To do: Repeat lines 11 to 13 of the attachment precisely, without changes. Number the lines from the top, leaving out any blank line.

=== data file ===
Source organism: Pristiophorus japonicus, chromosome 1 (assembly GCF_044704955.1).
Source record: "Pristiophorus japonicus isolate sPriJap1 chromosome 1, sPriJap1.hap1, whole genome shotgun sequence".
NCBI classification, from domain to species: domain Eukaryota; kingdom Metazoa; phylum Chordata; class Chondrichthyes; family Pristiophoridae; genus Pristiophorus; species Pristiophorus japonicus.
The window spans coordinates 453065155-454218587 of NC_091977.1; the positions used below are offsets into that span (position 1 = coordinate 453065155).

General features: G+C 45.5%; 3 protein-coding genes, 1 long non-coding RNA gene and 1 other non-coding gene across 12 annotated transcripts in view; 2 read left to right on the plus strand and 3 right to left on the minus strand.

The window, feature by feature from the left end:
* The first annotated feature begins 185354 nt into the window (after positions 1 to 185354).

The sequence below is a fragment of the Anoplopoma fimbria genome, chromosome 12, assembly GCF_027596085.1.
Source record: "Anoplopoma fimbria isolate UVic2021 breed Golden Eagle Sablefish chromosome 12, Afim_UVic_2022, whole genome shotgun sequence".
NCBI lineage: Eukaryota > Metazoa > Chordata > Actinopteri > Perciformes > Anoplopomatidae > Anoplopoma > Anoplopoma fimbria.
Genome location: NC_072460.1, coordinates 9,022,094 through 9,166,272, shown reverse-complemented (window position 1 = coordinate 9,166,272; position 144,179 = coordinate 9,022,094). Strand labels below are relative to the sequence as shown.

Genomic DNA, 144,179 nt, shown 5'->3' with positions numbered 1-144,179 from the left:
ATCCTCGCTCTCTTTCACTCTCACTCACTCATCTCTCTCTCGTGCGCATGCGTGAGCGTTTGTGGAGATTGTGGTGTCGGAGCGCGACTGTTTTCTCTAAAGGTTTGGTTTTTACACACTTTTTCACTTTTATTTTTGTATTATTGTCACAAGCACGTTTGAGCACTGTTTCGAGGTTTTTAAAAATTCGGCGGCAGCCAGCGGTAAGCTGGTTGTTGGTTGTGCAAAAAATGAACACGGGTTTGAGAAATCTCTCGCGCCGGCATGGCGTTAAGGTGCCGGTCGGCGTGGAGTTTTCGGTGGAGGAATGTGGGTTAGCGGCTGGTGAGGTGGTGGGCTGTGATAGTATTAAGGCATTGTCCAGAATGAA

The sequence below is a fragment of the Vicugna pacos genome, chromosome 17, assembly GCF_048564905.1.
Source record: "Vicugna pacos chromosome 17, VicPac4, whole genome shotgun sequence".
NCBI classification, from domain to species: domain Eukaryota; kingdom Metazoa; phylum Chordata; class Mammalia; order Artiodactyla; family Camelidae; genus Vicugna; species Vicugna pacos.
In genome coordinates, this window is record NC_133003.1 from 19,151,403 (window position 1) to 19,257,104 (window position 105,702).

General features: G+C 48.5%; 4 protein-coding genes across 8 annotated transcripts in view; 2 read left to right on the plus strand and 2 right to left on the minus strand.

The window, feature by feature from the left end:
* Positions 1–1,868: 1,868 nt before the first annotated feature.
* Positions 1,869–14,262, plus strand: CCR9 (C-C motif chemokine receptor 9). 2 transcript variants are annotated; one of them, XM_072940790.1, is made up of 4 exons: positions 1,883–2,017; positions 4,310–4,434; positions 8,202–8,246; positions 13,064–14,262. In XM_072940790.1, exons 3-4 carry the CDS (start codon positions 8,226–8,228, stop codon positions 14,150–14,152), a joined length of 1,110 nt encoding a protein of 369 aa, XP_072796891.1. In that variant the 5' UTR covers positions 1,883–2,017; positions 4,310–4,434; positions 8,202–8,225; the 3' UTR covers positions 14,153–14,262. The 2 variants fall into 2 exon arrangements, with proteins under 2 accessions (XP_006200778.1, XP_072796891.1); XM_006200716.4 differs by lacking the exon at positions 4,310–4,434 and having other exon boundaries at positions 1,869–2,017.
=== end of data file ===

Genome location: NC_072460.1, coordinates 9,022,094 through 9,166,272, shown reverse-complemented (window position 1 = coordinate 9,166,272; position 144,179 = coordinate 9,022,094). Strand labels below are relative to the sequence as shown.

Genomic DNA, 144,179 nt, shown 5'->3' with positions numbered 1-144,179 from the left:
ATCCTCGCTCTCTTTCACTCTCACTCACTCATCTCTCTCTCGTGCGCATGCGTGAGCGTTTGTGGAGATTGTGGTGTCGGAGCGCGACTGTTTTCTCTAAAGGTTTGGTTTTTACACACTTTTTCACTTTTATTTTTGTATTATTGTCACAAGCACGTTTGAGCACTGTTTCGAGGTTTTTAAAAATTCGGCGGCAGCCAGCGGTAAGCTGGTTGTTGGTTGTGCAAAAAATGAACACGGGTTTGAGAAATCTCTCGCGCCGGCATGGCGTTAAGGTGCCGGTCGGCGTGGAGTTTTCGGTGGAGGAATGTGGGTTAGCGGCTGGTGAGGTGGTGGGCTGTGATAGTATTAAGGCATTGTCCAGAATGAA